In the Travel Diary on my Vietnam adventure I’ve already been telling you how beautiful Hoi An is. Now I want to get back to that and tell you a bit more about this ancient city, which is also called Venice of Asia.
The nickname might be a bit confusing, because Hoi An isn’t like Venice at all, beside its long tradition and history. Old but small buildings, a lovely small harbor with a view century old boats still working, cyclists and tailors are the signature of the ancient city and set Hoi An apart from ever other vietnamese city.
First things first, Hoi An might be a vietnamese city, but after traveling the whole country, I know that even though their culture and history is enough to label this city as authentic Hoi An isn’t like other cities at all. The center isn’t crowded and motor bikes are banned from the old town, which means one is actually able to walk on the side walks or on the streets without being run over every few second. The ancient city doesn’t have chain stores, malls or fast food places, which indicate that the western world hasn’t taken over the county for good – thank god! No, Hoi An is different – as Vietnams one true food capital, as the only cyclist-friendly town in the country and as the only place were people understand what “preserve” really means and that an UNESCO World Heritage isn’t supposed to be used as a dumping ground, like many Vietnamese do at Halong Bay and Lan Ha Bay … sadly.
After we arrived at 6am in the morning on our sleeper bus which we took from Nha Trang, we checked into our hotel: The Little Hoi An Boutique Hotel, which was amazing. We booked it via the internet only 2 days in advance and landed a great deal. It’s situated close to the city center (btw. there are no hotels in the old town). After getting settled in and a little fresh up we went off to discover the city which directly brought us to a tailor. Because: if a man finds himself in Hoi An once in his life he simply has to get a tailor-made suit. So I followed Christoph to the recommended tailor on
trip advisor called “Tony the tailor” and straight went to suits heaven and back. The shop itself isn’t much to see but the people definitely are. Advised by an elderly lady and her nieces Christoph had his tailor-made 007-alike suit the next day – perfectly fitted after only one (!) fitting! Deeply impressed by their excellent work we both can highly recommend the team of Tony the tailor for anyone who happens to be in Hoi An and in need of a suits, dress or whatever else – they can do it!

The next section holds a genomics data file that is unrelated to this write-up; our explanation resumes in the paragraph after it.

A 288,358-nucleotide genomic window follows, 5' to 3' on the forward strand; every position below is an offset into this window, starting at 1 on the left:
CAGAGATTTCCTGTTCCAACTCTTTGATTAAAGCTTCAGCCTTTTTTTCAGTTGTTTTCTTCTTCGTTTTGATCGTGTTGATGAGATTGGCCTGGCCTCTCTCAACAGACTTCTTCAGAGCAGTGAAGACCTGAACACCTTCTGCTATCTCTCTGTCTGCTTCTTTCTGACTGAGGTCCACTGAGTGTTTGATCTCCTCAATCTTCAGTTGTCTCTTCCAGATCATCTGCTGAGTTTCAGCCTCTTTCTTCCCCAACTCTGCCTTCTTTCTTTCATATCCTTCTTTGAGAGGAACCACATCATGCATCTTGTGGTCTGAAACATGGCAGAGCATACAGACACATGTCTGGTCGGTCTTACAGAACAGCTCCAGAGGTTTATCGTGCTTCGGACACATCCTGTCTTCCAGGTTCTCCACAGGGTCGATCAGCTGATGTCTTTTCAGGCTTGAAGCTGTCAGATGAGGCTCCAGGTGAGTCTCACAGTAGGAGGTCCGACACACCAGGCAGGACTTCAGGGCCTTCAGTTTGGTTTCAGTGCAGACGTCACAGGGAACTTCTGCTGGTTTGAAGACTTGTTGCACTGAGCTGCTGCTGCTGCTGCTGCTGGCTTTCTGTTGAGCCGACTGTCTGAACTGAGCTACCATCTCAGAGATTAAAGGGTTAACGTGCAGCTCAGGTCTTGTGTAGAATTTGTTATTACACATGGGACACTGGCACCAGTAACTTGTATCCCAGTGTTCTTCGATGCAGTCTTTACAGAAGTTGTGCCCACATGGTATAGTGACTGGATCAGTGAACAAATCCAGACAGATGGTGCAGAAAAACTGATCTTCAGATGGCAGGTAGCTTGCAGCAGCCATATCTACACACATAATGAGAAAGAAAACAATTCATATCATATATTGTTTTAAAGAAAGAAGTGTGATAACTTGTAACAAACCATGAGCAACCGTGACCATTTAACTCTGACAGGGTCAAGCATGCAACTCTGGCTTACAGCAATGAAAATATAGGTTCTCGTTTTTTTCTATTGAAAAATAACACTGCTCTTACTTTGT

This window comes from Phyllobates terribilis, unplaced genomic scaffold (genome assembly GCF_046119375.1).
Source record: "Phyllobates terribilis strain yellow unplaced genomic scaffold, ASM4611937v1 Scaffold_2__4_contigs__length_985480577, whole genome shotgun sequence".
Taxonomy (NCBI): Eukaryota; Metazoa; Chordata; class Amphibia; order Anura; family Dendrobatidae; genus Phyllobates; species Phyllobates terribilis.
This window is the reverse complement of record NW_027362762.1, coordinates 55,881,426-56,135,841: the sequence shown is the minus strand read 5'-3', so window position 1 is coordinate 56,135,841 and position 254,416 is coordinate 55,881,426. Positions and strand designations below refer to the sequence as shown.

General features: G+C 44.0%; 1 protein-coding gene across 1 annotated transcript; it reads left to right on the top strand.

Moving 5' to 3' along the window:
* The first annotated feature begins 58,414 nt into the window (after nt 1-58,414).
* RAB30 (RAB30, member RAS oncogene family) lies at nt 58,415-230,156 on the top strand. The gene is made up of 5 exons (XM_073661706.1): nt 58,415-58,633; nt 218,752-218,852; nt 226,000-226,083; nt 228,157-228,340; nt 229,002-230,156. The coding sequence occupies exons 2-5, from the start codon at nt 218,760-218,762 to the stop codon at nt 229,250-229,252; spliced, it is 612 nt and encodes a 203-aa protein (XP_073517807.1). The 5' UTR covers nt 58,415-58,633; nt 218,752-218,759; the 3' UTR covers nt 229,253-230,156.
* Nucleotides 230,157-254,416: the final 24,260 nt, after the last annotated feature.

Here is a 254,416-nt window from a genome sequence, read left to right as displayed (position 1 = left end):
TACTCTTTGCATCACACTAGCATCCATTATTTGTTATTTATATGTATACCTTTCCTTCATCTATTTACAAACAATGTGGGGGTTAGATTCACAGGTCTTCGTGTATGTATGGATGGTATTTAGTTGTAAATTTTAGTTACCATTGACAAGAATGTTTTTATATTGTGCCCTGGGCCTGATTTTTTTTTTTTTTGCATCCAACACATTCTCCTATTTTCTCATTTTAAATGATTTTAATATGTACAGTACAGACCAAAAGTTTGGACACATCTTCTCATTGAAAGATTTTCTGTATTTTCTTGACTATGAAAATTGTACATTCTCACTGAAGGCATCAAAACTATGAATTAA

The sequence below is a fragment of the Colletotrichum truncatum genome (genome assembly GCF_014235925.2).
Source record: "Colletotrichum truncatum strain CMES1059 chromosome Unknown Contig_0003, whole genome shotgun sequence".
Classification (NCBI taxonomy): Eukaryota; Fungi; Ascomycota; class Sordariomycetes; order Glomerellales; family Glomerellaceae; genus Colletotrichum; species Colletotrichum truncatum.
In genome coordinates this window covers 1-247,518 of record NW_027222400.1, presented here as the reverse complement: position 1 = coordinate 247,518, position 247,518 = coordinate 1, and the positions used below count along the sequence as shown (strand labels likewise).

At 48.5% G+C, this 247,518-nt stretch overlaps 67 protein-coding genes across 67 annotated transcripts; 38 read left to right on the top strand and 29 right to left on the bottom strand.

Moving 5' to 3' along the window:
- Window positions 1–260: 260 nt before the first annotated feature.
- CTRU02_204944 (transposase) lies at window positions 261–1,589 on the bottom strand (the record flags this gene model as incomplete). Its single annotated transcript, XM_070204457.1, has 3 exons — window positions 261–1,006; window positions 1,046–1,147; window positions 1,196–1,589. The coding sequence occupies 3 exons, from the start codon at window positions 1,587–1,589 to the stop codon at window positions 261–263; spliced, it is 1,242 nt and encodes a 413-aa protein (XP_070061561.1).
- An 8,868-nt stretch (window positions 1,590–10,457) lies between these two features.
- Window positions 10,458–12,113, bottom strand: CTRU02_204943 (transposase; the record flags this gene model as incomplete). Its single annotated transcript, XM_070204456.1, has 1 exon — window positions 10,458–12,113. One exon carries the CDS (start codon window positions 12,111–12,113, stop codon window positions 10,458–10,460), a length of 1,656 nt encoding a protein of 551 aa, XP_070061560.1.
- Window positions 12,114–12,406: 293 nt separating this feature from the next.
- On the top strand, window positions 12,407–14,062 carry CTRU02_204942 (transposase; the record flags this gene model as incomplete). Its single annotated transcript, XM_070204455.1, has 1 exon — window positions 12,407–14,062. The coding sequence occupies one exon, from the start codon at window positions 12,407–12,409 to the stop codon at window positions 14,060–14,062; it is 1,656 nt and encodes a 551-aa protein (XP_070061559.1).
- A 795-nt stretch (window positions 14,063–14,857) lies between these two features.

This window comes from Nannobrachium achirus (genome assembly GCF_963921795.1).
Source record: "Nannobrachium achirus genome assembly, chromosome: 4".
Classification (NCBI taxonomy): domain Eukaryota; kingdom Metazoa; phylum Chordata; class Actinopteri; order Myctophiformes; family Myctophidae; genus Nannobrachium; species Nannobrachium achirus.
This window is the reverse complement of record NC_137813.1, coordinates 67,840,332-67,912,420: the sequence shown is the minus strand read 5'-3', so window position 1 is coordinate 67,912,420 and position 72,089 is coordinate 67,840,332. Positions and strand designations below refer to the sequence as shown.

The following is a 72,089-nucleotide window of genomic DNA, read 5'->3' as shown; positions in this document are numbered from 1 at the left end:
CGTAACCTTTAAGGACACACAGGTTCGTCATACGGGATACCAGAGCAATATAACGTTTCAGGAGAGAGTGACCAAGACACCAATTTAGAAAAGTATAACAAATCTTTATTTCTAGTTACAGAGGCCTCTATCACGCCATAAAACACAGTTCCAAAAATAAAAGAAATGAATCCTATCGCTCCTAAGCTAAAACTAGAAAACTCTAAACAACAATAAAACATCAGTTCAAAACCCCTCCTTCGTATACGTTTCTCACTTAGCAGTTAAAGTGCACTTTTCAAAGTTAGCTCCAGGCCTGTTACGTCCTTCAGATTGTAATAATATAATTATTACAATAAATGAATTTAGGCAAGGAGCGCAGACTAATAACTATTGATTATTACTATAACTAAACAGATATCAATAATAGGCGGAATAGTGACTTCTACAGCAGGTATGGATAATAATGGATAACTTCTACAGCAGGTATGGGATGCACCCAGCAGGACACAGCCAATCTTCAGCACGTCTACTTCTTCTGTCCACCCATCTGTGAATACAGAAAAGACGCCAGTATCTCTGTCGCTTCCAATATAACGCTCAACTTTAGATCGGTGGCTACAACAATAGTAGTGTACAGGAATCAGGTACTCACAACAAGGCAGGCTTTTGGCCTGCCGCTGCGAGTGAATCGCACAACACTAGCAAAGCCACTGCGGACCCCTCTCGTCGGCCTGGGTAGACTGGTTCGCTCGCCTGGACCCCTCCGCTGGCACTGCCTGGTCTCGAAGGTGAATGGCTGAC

After being tired of walking we decided to rent a bike, which was definitely one of the best ideas ever. Because as I said above, Hoi An is a cycling friendly city and it is great fun exploring the old town on a bike. You just stop wherever you want – e.g. a pagoda or for a coffee and then cycle on.
Regarding food Hoi An is the Mekka for Asian Haute Cuisine – there are tons of really nice and well-known restaurant like for example Morning Glory and even coffee shops take the amazing vietnamese coffee culture to the next level. So if you are lustig for a kick-ass and super delicious vietnamese coffee pop by the Cocobox Coffee Shop – also for small gifts, nicely packaged Robusta Coffee, traditional coffee filter set and much more.
Sightseeing is quite easy in Hoi An, and if you just stroll around old town you gonna see them all. There are many small museums and pagodas to visit – some are free entry for others you need a ticket. So we bought tickets for all of old towns sights for about 5€ for 2 persons, even though we only went to one museum and mostly visited temple that free entry. But we thought this is how the people of Hoi An are able to preserve their city, because after traveling the whole country we weren’t sure if the government really cares much for the beauty of Vietnam and finances restoration. Anyway, my favorite sight was the Japanese Bridge, which is the dusty rosé building in the first and the fifth picture. As Hoi An has been a center of trade hundreds of years ago there can be found influence in the architecture from every Asian culture as well as from French. The same is true to the Japanese Bridge, which isn’t only a beautiful decorated bridge but also a small temple, built by merchants from Japan.
The one last beautiful thing about this magical ancient city is what Hoi An becomes in the evening. The second the sun sends its last warm sunbeams over the city the tourists and as well as locals come out on the streets – as you know Asians are afraid of the sun – and the whole city turns into a beautiful, colorful festival with fairy lights floating in the river, people sitting outside having a great time and celebrating the beauty of the moment. It has been pure magic wandering the city at night enjoying a very unique vietnamese experience.
So after reading this you might understand why Hoi An has to be on every to-do-list for a Vietnam trip!
I really hope you enjoy this post and pop by any time soon for more Vietnam posts 🙂